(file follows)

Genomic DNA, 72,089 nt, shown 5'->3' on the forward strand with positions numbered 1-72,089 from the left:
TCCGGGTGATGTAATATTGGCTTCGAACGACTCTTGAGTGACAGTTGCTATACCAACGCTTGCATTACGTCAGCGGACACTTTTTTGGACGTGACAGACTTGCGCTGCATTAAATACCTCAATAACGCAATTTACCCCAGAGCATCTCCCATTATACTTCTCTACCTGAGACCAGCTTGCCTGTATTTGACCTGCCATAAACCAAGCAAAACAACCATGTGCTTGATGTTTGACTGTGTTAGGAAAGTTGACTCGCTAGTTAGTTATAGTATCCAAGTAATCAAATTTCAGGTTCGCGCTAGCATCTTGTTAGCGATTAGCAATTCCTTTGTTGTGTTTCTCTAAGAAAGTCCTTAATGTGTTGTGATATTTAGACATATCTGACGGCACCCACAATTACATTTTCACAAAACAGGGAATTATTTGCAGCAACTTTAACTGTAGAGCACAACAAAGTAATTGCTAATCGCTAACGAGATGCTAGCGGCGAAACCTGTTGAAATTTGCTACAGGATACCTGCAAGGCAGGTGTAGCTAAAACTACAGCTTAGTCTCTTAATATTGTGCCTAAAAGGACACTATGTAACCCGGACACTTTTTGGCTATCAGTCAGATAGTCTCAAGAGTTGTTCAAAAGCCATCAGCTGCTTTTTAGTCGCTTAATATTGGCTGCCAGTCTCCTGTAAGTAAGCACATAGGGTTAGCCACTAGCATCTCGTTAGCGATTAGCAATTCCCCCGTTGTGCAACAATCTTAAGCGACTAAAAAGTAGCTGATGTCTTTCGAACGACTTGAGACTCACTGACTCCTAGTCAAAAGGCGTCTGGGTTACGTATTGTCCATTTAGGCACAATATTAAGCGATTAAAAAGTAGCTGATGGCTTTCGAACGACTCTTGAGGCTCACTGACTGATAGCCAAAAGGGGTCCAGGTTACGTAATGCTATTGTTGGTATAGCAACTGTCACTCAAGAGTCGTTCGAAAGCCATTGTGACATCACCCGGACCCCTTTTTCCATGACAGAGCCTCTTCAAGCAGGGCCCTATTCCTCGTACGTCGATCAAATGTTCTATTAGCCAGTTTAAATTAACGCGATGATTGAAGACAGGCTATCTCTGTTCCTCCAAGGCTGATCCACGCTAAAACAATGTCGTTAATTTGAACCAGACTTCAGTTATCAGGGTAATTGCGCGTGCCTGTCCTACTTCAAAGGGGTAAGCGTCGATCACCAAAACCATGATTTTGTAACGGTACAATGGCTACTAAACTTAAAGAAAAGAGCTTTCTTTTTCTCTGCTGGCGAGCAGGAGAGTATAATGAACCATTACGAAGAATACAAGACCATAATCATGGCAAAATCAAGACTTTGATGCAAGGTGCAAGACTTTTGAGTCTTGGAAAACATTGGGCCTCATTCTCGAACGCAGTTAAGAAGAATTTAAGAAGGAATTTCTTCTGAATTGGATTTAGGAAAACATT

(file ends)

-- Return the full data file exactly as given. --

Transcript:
Genomic DNA, 72,089 nt, shown 5'->3' on the forward strand with positions numbered 1-72,089 from the left:
TCCGGGTGATGTAATATTGGCTTCGAACGACTCTTGAGTGACAGTTGCTATACCAACGCTTGCATTACGTCAGCGGACACTTTTTTGGACGTGACAGACTTGCGCTGCATTAAATACCTCAATAACGCAATTTACCCCAGAGCATCTCCCATTATACTTCTCTACCTGAGACCAGCTTGCCTGTATTTGACCTGCCATAAACCAAGCAAAACAACCATGTGCTTGATGTTTGACTGTGTTAGGAAAGTTGACTCGCTAGTTAGTTATAGTATCCAAGTAATCAAATTTCAGGTTCGCGCTAGCATCTTGTTAGCGATTAGCAATTCCTTTGTTGTGTTTCTCTAAGAAAGTCCTTAATGTGTTGTGATATTTAGACATATCTGACGGCACCCACAATTACATTTTCACAAAACAGGGAATTATTTGCAGCAACTTTAACTGTAGAGCACAACAAAGTAATTGCTAATCGCTAACGAGATGCTAGCGGCGAAACCTGTTGAAATTTGCTACAGGATACCTGCAAGGCAGGTGTAGCTAAAACTACAGCTTAGTCTCTTAATATTGTGCCTAAAAGGACACTATGTAACCCGGACACTTTTTGGCTATCAGTCAGATAGTCTCAAGAGTTGTTCAAAAGCCATCAGCTGCTTTTTAGTCGCTTAATATTGGCTGCCAGTCTCCTGTAAGTAAGCACATAGGGTTAGCCACTAGCATCTCGTTAGCGATTAGCAATTCCCCCGTTGTGCAACAATCTTAAGCGACTAAAAAGTAGCTGATGTCTTTCGAACGACTTGAGACTCACTGACTCCTAGTCAAAAGGCGTCTGGGTTACGTATTGTCCATTTAGGCACAATATTAAGCGATTAAAAAGTAGCTGATGGCTTTCGAACGACTCTTGAGGCTCACTGACTGATAGCCAAAAGGGGTCCAGGTTACGTAATGCTATTGTTGGTATAGCAACTGTCACTCAAGAGTCGTTCGAAAGCCATTGTGACATCACCCGGACCCCTTTTTCCATGACAGAGCCTCTTCAAGCAGGGCCCTATTCCTCGTACGTCGATCAAATGTTCTATTAGCCAGTTTAAATTAACGCGATGATTGAAGACAGGCTATCTCTGTTCCTCCAAGGCTGATCCACGCTAAAACAATGTCGTTAATTTGAACCAGACTTCAGTTATCAGGGTAATTGCGCGTGCCTGTCCTACTTCAAAGGGGTAAGCGTCGATCACCAAAACCATGATTTTGTAACGGTACAATGGCTACTAAACTTAAAGAAAAGAGCTTTCTTTTTCTCTGCTGGCGAGCAGGAGAGTATAATGAACCATTACGAAGAATACAAGACCATAATCATGGCAAAATCAAGACTTTGATGCAAGGTGCAAGACTTTTGAGTCTTGGAAAACATTGGGCCTCATTCTCGAACGCAGTTAAGAAGAATTTAAGAAGGAATTTCTTCTGAATTGGATTTAGGAAAACATT